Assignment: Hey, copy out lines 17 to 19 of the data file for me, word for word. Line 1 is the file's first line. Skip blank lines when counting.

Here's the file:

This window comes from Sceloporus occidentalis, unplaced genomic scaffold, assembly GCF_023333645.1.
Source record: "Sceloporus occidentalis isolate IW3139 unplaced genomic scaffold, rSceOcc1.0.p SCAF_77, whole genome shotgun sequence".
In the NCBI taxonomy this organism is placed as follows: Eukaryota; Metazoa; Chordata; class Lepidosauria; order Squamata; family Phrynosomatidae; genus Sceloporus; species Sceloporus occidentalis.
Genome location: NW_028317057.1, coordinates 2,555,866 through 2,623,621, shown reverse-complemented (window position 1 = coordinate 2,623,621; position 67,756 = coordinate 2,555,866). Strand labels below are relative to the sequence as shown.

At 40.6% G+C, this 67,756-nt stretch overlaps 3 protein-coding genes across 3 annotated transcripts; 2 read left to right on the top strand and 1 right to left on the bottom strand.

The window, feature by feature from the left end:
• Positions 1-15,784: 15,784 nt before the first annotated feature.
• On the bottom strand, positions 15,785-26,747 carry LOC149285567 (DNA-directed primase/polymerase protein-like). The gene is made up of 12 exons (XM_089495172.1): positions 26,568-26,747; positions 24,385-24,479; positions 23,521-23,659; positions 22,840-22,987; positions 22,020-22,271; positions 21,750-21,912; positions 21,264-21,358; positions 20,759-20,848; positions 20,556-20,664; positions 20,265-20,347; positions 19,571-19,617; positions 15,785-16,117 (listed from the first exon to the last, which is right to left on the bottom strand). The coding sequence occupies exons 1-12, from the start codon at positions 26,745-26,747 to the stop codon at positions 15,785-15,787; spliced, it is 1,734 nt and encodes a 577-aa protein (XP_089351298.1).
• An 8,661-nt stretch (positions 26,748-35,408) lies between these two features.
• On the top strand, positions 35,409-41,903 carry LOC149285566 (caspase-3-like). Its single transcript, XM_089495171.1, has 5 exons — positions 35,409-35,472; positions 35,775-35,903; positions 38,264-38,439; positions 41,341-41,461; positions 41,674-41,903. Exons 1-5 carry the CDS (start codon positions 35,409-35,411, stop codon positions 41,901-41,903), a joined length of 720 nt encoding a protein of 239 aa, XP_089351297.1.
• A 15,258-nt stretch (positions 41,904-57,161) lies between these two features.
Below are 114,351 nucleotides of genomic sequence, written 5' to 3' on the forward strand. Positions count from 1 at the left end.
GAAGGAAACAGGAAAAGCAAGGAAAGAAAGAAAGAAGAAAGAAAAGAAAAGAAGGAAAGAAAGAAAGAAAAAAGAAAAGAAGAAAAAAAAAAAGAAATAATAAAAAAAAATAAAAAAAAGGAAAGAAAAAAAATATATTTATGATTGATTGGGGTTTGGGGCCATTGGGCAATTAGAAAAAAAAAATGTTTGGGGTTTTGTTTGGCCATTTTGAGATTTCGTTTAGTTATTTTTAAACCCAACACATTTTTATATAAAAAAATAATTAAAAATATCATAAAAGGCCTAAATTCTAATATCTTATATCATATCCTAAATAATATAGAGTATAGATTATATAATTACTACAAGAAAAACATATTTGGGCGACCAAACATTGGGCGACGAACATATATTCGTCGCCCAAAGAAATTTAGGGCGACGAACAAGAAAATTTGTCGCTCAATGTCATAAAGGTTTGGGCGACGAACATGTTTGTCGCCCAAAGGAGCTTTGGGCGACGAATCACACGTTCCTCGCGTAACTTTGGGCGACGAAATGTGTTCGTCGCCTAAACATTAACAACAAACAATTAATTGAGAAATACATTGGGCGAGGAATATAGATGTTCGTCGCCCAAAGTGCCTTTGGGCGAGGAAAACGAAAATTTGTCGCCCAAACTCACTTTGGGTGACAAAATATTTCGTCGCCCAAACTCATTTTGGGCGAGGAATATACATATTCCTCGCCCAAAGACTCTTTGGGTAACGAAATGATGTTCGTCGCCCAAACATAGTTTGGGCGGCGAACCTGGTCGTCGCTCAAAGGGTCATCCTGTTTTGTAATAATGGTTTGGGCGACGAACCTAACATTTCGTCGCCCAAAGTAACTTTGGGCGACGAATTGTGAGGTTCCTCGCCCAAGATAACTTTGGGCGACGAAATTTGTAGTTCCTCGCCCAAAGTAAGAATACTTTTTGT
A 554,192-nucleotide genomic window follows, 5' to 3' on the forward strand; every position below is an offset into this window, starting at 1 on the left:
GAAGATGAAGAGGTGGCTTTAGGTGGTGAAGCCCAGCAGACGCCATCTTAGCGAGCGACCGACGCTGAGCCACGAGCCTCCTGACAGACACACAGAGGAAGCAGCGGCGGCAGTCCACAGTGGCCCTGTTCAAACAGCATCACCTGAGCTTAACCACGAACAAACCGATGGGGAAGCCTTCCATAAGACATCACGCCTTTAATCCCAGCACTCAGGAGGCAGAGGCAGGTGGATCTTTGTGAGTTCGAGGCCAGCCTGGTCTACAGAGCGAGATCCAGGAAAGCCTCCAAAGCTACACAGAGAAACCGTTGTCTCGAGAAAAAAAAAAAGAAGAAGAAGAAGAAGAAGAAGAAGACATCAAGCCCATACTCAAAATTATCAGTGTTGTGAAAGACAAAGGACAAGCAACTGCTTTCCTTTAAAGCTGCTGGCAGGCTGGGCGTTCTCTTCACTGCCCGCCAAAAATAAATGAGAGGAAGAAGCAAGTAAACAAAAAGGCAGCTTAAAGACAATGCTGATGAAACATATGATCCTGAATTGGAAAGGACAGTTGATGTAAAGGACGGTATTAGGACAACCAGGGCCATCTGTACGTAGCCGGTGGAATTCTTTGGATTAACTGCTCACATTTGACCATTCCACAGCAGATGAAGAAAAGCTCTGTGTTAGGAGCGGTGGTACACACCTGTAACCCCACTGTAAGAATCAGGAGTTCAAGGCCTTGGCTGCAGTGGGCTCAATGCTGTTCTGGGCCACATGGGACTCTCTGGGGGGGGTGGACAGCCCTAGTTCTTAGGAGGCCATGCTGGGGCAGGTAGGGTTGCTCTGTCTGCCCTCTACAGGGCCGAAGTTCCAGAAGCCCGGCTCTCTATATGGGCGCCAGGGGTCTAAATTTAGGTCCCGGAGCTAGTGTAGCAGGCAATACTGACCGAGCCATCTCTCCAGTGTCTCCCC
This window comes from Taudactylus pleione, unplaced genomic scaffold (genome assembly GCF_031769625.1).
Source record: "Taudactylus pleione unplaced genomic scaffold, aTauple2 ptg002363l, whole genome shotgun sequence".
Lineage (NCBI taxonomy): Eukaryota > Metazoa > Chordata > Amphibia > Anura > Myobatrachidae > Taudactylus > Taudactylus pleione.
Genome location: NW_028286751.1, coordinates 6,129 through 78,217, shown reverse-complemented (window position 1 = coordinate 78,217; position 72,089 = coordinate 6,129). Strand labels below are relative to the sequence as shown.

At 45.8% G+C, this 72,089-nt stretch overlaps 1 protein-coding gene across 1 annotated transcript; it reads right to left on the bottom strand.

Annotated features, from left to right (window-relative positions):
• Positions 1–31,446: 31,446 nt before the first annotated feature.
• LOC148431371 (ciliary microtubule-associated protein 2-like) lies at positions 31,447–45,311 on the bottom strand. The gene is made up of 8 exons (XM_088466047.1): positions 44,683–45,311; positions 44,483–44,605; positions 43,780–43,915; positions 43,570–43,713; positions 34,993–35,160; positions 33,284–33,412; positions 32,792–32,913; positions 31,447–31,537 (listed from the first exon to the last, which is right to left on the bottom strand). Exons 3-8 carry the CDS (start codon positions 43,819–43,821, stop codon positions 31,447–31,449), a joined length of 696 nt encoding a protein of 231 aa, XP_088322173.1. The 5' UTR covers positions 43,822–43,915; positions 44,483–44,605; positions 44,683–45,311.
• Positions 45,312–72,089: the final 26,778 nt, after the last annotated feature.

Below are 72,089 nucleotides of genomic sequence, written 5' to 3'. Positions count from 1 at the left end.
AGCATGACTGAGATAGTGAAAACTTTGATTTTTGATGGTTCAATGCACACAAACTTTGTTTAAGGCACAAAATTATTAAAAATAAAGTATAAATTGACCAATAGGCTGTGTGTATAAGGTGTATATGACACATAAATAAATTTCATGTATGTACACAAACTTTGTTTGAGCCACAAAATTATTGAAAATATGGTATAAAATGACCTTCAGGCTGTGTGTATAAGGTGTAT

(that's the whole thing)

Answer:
Source record: "Taudactylus pleione unplaced genomic scaffold, aTauple2 ptg002363l, whole genome shotgun sequence".
Lineage (NCBI taxonomy): Eukaryota > Metazoa > Chordata > Amphibia > Anura > Myobatrachidae > Taudactylus > Taudactylus pleione.
Genome location: NW_028286751.1, coordinates 6,129 through 78,217, shown reverse-complemented (window position 1 = coordinate 78,217; position 72,089 = coordinate 6,129). Strand labels below are relative to the sequence as shown.